Nature and religion in ancient Chinese poetry

Yim Tze, Charles KWONG

Research output: Journal PublicationsJournal Article (refereed)

Abstract

What is usually understood as “Nature” refers to the physical world existent before and functioning beyond the constructions of human culture. It is within Nature that human life and ideas began to take shape, and to study ancient perceptions of Nature is to explore the roots of human culture. In the Chinese context, discussion of nature poetry or the cultural conception of Nature usually take their earliest point of departure from the first collection of Chinese verse, the Classic of Poetry (Shi jing, c.11th – 6th century BC). As humanity’s cradle and source of livelihood, however, Nature has played an important part in Chinese poetry from its ancient beginnings. What is referred to as “ancient” here does not entail any fixed time boundary or definition of periodization in literary history; suffice it to say that as a working concept, ancient Chinese poetry may be seen as the earliest stages of Chinese versification, from the first attempts at rhythmic language to more formalized ways of expression that include a few early pieces in the Shi jing.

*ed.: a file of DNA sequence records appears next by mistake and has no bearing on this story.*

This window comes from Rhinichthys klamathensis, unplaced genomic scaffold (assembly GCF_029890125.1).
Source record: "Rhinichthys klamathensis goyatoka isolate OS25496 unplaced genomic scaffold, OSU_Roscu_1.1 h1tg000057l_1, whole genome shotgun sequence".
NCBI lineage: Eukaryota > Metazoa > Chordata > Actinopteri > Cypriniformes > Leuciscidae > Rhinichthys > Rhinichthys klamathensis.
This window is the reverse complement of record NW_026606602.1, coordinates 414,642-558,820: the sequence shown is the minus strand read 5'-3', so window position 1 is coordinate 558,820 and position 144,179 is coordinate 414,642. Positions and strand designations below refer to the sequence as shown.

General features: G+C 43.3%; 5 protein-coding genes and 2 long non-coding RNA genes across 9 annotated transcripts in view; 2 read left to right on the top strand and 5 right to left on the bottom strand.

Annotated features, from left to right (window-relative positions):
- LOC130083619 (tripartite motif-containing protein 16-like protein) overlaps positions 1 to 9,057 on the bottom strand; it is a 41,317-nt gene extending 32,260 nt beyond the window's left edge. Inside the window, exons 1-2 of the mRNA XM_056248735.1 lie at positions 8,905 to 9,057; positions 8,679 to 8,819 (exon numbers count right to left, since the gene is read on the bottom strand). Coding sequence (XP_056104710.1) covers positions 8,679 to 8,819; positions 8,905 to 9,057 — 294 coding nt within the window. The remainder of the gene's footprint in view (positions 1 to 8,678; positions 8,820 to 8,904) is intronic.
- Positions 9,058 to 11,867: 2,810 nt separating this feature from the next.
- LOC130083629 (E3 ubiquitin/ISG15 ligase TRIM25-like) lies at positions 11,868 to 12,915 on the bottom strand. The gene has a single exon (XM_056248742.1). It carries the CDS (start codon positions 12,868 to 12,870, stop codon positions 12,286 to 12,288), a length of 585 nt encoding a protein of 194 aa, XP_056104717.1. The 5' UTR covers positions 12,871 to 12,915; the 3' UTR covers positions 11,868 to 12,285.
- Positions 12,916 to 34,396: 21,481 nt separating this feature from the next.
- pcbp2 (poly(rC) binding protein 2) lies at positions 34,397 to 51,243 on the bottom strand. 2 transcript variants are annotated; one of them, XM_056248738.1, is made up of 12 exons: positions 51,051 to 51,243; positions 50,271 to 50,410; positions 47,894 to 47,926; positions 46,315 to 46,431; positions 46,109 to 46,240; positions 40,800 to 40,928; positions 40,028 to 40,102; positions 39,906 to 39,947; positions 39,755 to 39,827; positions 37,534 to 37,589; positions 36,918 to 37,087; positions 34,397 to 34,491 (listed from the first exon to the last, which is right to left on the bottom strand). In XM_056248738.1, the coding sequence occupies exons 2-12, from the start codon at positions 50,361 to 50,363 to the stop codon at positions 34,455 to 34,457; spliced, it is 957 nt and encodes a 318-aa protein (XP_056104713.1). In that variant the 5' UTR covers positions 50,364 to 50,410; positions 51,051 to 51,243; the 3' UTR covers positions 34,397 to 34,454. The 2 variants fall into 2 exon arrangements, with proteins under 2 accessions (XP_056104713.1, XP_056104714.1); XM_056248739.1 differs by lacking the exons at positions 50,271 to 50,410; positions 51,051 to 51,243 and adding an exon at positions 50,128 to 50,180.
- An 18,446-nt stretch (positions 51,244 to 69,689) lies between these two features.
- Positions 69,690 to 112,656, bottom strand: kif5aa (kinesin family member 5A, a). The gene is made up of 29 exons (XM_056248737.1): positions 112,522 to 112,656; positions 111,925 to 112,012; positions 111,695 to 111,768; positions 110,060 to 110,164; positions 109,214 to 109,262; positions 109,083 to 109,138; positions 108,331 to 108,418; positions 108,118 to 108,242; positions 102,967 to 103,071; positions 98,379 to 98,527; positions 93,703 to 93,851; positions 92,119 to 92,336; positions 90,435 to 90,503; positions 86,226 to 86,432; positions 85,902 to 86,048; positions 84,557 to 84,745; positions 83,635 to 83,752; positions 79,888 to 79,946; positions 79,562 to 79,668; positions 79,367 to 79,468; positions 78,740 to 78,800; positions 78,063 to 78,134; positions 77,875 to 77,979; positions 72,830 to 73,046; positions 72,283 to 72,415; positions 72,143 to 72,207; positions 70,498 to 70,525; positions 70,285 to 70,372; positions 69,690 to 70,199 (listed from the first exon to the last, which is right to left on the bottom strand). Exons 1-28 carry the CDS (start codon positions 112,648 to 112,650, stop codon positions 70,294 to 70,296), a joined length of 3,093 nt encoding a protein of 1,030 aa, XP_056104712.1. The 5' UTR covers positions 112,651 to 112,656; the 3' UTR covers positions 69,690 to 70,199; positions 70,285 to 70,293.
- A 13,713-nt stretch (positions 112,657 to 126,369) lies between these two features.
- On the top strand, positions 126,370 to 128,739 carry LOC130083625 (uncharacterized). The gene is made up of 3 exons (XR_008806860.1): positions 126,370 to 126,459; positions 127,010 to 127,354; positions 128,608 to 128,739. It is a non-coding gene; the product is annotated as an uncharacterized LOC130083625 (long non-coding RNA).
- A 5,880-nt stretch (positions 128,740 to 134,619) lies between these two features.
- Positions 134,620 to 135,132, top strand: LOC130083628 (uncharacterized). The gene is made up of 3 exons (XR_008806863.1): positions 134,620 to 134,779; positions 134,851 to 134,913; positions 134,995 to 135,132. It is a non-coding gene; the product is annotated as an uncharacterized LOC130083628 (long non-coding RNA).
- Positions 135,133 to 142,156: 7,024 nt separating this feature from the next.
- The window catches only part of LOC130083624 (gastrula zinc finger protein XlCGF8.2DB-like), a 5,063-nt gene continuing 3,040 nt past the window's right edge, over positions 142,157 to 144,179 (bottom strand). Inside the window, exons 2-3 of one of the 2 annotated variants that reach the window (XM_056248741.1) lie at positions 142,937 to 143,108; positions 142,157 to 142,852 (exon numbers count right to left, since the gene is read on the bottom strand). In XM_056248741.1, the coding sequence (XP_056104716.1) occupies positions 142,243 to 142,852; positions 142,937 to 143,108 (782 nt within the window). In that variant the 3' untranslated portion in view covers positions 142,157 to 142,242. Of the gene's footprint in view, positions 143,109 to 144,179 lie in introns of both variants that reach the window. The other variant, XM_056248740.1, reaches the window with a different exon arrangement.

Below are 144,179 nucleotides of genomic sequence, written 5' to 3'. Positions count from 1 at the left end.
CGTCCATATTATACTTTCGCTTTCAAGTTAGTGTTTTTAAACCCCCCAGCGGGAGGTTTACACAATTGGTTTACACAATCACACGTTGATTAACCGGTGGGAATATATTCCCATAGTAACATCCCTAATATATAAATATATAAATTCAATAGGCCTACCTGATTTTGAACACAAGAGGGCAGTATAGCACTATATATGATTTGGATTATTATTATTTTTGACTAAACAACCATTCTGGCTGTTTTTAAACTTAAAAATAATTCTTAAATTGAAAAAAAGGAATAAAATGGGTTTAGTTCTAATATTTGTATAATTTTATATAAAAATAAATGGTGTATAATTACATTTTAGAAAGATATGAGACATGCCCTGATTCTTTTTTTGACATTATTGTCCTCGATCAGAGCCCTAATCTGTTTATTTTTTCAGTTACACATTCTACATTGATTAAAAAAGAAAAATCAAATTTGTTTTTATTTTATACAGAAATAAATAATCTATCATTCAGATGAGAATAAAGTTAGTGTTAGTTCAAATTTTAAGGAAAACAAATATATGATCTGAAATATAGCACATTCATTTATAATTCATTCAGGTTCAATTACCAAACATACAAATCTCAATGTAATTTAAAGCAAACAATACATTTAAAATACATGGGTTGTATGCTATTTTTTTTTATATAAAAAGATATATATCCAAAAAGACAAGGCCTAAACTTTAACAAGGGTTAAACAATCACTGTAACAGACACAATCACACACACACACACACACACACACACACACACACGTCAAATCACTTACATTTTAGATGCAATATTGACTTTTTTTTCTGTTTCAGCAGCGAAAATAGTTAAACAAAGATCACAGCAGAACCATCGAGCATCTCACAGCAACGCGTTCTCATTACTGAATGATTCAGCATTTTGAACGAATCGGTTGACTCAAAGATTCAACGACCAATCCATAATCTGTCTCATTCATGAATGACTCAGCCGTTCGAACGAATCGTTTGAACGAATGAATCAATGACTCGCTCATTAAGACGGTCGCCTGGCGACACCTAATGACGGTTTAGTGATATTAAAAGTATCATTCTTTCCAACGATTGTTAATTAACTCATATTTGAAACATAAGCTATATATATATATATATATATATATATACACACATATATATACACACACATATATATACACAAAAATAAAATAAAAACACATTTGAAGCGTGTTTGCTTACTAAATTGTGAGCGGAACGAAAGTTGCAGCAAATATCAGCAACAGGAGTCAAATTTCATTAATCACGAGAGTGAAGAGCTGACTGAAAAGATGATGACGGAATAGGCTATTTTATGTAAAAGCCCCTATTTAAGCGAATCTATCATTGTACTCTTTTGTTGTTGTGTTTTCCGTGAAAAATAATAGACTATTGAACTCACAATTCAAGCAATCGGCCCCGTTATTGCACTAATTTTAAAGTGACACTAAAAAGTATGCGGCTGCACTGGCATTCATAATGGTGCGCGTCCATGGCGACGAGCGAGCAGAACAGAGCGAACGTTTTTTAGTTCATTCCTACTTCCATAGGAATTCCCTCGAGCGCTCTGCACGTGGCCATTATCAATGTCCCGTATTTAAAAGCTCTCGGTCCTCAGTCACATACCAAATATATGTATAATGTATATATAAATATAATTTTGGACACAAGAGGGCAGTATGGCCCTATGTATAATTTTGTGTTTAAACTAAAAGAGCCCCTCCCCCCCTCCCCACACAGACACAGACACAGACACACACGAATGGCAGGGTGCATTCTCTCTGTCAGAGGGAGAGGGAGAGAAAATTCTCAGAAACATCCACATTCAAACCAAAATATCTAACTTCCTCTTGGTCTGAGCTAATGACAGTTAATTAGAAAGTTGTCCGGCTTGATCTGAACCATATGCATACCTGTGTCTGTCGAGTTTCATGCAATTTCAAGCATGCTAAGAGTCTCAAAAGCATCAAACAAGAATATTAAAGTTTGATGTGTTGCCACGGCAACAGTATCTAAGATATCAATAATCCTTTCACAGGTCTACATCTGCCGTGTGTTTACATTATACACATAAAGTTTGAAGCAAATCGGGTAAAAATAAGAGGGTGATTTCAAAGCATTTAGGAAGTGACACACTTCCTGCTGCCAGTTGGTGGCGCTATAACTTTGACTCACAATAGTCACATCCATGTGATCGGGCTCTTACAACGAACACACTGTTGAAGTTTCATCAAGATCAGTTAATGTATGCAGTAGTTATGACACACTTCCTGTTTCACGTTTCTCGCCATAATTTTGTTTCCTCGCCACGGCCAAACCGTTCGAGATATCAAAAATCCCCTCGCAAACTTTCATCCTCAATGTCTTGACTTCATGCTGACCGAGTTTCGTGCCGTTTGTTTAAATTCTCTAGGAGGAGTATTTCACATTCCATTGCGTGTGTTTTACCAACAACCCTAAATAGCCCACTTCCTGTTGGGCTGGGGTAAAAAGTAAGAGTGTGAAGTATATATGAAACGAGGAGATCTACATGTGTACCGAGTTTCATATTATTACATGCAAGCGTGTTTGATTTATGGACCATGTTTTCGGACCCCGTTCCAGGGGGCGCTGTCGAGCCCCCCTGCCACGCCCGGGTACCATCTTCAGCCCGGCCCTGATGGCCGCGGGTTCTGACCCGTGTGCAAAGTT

Original languageEnglish
Pages (from-to)33-69
Number of pages37
JournalJournal of Asian History
Volume37
Issue number1
Publication statusPublished - 1 Jul 2003

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